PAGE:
Irvine holds a 5-2 series edge over Minnesota, most recently sweeping the Gophers in a three-game set, May 1-3, 2015 in Minneapolis. The meeting between Gillespie and Minnesota’s John Anderson will feature two Hall of Fame coaches, both with more than 1,000 wins in their career.
No time to ease into to
Penn State opens the season at consensus preseason #1 TCU, completing the TCU-half of the home-and-home agreement. Last year, the Nittany Lions welcomed the Horned Frogs to State College for three games, May 6-7. On their way to a third consecutive College World Series appearance, TCU swept the weekend series, taking the three games by scores of 6-2, 5-4 and 9-5.
Finishing in a tie for third last year, TCU returns their entire rotation, their closer and eight of nine starters, including preseason All-Americans Luken Baker, Elliott Barzilli and Evan Skoug. The trio was also named to USA Baseball’s Golden Spikes Watch List.
But Penn State returns quite a bit as well, and Rob Cooper’s club is ready to see if the program’s momentum will continue forward. The Nittany Lions also return their entire weekend, Sal Biasi, Taylor Lehman and Justin Hagenman set to take the ball against TCU. Last year’s meeting was the first between the two, as Penn State looks to build off of the program’s first winning season since 2012, with a big win to start the 2017 campaign.
Penn State isn’t the lone team to start the year against a 2016 College World Series participant.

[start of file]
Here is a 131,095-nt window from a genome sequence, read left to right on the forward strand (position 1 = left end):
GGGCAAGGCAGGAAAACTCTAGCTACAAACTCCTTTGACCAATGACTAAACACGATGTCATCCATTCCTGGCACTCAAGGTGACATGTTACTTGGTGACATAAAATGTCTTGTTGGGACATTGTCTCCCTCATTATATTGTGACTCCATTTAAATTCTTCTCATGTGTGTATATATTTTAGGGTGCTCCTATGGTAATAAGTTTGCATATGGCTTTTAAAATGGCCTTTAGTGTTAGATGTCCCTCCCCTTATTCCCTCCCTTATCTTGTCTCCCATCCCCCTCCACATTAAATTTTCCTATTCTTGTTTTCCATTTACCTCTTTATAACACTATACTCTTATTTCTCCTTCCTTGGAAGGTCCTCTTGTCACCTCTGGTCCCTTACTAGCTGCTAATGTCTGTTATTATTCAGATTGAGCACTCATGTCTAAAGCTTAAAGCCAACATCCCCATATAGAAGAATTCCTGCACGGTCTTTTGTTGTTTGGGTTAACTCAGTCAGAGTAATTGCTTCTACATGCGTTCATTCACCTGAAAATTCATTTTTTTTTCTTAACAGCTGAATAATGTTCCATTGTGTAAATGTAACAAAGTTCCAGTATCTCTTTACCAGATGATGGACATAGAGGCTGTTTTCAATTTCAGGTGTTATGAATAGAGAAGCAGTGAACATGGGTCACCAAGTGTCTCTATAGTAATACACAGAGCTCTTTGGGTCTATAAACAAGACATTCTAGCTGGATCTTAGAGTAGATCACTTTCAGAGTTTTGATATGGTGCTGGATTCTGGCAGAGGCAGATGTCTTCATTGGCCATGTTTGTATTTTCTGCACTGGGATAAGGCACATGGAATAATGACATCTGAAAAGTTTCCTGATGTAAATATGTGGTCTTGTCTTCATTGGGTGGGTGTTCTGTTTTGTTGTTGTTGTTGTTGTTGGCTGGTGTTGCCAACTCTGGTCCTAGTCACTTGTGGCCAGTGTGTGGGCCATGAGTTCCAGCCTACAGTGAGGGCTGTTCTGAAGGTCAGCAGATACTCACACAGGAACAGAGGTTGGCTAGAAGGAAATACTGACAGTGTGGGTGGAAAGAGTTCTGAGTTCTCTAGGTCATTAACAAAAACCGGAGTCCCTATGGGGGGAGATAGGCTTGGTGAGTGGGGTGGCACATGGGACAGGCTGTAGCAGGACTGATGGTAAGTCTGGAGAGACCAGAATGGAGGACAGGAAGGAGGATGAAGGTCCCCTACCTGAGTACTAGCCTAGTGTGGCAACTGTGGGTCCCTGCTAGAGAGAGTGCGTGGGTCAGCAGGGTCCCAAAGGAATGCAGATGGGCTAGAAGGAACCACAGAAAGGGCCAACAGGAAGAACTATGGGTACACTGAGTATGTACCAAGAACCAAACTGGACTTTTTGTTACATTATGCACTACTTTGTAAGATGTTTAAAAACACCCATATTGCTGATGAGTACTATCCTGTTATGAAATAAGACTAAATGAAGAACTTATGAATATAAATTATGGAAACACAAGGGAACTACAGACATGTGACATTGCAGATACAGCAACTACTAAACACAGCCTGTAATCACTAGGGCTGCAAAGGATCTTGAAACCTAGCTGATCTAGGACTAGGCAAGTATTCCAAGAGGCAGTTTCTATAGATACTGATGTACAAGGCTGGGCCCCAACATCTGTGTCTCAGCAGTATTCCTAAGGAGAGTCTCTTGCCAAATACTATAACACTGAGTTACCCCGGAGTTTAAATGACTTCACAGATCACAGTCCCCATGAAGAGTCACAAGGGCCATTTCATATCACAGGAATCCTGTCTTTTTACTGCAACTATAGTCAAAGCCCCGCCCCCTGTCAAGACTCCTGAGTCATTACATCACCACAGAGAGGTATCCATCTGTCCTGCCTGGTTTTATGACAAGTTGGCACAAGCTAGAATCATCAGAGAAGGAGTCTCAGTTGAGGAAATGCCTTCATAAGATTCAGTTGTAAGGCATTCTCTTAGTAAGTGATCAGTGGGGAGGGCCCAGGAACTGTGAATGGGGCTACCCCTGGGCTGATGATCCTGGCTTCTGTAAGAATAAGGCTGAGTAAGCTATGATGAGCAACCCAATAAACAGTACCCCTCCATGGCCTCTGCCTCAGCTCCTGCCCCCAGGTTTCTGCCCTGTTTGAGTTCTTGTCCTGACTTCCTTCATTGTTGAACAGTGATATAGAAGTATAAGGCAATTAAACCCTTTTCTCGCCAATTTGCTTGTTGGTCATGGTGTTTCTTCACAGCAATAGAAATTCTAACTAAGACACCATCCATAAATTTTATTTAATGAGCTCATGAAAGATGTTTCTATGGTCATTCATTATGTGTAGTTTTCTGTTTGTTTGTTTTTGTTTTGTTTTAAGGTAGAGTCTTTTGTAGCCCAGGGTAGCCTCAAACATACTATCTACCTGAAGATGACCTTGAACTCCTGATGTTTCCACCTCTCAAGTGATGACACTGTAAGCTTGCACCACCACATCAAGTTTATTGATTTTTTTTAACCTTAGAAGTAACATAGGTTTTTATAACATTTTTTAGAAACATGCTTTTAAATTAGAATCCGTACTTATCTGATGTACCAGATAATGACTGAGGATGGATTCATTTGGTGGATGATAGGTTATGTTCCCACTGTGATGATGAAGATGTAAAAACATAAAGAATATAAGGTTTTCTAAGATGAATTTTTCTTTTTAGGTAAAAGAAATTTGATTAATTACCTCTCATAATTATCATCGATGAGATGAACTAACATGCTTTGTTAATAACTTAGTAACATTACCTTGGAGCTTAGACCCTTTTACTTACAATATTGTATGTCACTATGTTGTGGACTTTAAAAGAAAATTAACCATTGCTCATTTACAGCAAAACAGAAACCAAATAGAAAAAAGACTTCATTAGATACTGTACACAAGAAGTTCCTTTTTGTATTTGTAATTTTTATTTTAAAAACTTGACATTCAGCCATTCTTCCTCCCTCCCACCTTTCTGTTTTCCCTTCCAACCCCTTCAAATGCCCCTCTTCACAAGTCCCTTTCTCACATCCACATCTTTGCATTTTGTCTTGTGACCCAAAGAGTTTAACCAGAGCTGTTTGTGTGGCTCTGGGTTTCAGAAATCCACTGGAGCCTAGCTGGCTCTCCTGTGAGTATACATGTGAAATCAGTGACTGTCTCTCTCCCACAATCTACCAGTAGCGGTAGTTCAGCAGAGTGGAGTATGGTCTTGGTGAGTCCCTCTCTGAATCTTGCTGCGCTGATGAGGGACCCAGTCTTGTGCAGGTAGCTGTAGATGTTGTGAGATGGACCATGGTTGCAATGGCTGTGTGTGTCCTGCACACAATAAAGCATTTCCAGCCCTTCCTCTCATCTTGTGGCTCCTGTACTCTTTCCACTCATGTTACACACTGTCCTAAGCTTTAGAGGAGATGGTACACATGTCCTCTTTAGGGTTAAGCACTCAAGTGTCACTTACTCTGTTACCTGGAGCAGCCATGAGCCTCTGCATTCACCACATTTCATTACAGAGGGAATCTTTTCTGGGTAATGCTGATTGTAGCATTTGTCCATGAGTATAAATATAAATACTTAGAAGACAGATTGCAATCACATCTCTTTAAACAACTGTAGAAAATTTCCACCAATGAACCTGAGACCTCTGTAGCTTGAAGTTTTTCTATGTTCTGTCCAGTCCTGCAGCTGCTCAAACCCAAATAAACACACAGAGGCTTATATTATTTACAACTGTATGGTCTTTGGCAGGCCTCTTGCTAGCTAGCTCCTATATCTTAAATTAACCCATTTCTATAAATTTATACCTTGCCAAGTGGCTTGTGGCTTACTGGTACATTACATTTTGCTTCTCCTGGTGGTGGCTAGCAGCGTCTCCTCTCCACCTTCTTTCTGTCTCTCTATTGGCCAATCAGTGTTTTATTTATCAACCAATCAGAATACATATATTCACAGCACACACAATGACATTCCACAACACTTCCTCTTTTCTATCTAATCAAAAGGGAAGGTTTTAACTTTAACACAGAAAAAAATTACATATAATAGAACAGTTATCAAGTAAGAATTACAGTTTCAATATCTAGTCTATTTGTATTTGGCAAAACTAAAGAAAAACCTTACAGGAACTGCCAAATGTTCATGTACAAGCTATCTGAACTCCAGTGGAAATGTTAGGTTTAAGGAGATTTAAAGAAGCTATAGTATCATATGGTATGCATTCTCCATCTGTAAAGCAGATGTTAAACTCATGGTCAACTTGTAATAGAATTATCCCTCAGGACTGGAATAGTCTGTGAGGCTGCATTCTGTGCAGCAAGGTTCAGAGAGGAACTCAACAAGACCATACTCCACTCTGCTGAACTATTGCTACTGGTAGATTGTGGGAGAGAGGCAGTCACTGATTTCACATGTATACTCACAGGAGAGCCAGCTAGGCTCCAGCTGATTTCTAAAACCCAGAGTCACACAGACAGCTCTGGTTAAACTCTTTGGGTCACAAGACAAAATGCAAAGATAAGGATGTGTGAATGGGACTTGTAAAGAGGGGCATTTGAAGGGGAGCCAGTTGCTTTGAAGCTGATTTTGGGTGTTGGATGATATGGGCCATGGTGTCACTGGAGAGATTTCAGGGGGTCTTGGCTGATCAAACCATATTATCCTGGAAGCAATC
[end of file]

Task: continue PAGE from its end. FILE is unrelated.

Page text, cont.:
Rutgers travels to Miami for three games against the Hurricane this season, Miami sporting a #18 ranking in the NCBWA preseason poll.
With the completion of the Fred Hill Training Complex, Rutgers feels they’re more ready than ever to open a season. The new training complex features a fully turfed regulation-sized infield, while big enough to feature six drop-down batting cages/pitching tunnels.
Coaches around the conference experience Joe Litterio’s team to continue to improve as the Scarlet Knights are now in their third season in the Big Ten. The strength of Rutgers is their lineup, where sophomore center fielder Jawuan Harris looks to continue to establish himself as a force in college baseball.
A two-sport standout, Harris led Rutgers football in receiving yards and touchdown receptions in 2016, this after leading the Big Ten with 37 stolen bases last year. Rutgers played Miami close last year but were ultimately swept, falling 4-1, 2-0 and 8-1.
Two Big Ten teams will open the season participating in tournaments.
The Big Ten’s lone ranked team in the NCBWA, #25 Maryland will be joined by #8 Louisville, Ball State and Alabama State in Clearwater, Fla., playing in the Clearwater Tournament at Spectrum Field, spring training home of the Philadelphia Phillies.
Ohio State will play in the Sunshine State Classic Series in Osceola County, Fla, opening and closing the weekend with games against Kansas State, taking on Delaware and Pitt in-between.
Illinois is a part of a three-team field at the Lamar Cardinal Classic. Opening the season with two games against Milwaukee before playing host Lamar Saturday and Sunday.
The rest of the conference will play series to being the season, with Iowa traveling to Tampa to play at South Florida. Michigan opens with four in Port St. Lucie against Seton Hall. Michigan State opens a new season at Abilene Christian, while a three-game set welcomes Northwestern at Arizona State.